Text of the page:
In the music industry, Melina Matsoukas has long been a magic name. A renowned music-video director, Matsoukas, 38, whose father is Jewish and Greek, made a career of using her camera to reveal the radical undertones of pop, hip hop and R&B songs. Rihanna’s 2010 hit “S&M” was a (censored) radio favorite; the Matsoukas-directed video, in which the singer appears taped to a wall while confronted by reporters brandishing “Cox News” microphones and wearing ball gags, made clear that it was also a work of bruising political cynicism.
The outrage inherent in Beyoncé’s 2016 “Formation” was unmistakable, and Matsoukas’s opening shot, in the video, of the star crouched on the roof of a sinking New Orleans police car — a reference to the government’s response to Hurricane Katrina — made that outrage go viral. Following recent forays into television work, Matsoukas, this year made her feature-film debut with “Queen & Slim,” which stars Daniel Kaluuya and Jodie Turner-Smith as a black couple made the subject of a national manhunt after Slim (Kaluuya) kills a police officer in self-defense. The film’s release marked a new frontier for Matsoukas, matching her dedication to probing inequity with a broader scope for her artistic vision.
(Matsoukas did not respond to our questionnaire, but we’ve got some fun facts about her to share.)
I’m sorry, Matsoukas has directed how many videos for Beyonce? At last count: 11.
First major award: The 2013 Grammy for Best Short Form Music Video — she was the first female director working on her own to ever win it. (And she won it again in 2017.)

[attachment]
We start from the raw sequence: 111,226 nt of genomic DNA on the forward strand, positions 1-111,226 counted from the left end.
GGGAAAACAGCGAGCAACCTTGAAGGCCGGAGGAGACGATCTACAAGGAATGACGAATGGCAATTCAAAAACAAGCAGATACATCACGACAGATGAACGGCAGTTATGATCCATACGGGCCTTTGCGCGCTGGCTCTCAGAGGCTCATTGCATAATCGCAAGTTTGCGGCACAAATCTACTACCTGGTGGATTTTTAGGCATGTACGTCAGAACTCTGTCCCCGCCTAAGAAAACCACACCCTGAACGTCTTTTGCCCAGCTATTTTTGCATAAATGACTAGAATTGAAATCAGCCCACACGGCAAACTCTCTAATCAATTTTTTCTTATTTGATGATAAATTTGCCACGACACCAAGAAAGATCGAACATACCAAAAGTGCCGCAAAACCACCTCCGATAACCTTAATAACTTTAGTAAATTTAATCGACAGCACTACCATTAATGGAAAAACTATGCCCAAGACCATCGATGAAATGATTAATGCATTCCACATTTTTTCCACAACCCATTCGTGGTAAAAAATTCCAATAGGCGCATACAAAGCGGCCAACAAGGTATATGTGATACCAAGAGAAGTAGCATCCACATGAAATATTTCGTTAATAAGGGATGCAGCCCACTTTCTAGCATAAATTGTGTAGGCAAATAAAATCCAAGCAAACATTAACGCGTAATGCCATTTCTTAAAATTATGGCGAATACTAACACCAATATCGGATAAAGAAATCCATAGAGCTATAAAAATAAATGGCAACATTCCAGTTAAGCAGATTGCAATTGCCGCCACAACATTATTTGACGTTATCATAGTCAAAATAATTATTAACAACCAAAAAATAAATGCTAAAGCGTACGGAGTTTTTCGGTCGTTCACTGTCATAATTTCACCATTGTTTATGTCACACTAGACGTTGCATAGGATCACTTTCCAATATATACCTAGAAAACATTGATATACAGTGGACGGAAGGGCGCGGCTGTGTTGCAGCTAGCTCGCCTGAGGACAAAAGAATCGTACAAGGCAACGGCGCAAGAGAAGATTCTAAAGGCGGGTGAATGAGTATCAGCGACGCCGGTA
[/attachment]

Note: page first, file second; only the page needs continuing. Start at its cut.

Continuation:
What’s on her bookshelf? A sampling: Audre Lord, Noam Chomsky, James Baldwin, Chimamanda Ngozie Adichie, Maya Angelou and Karl Marx.
Car: A yellow 2002 Range Rover Borrego — one of 125 ever made. (She told the magazine 1843 that she found it while location-scouting in New Orleans for “Queen & Slim,” but had wanted that model since she first saw it in a magazine at age 12.)
Which artists inspire her? In various interviews, Matsoukas goes back to two artists over and over again. First is Hype Williams, a wildly influential 90s-era music video director who has as of yet made one feature film, “Belly.” Second is Deana Lawson, a photographer who specializes in highly stylized portraits of black people in domestic spaces. The photographer Birney Imes is also on Matsoukas’s list. But perhaps most influential of all is the golden age of MTV, when music videos emerged as an art form full of ingenuity and possibility.
Hobby: Matsoukas doesn’t just like to cook; she’s apparently excellent at it. “It’s annoying that she’s both so talented as a film-maker and such a good cook,” Alisa Reynolds, the owner of the Los Angeles restaurant My Two Cents, told 1843. Matsoukas started going to My Two Cents as a customer, but now she joins Reynolds to cook at least once a week.
Matsoukas was featured on the Forward’s list of the sexiest Jewish intellectuals of 2019.
A 2017 profile of Matsoukas in The New Yorker.
Follow Melina Matsoukas on Twitter @melinamatsoukas.
Melina Matsoukas The Camera Queen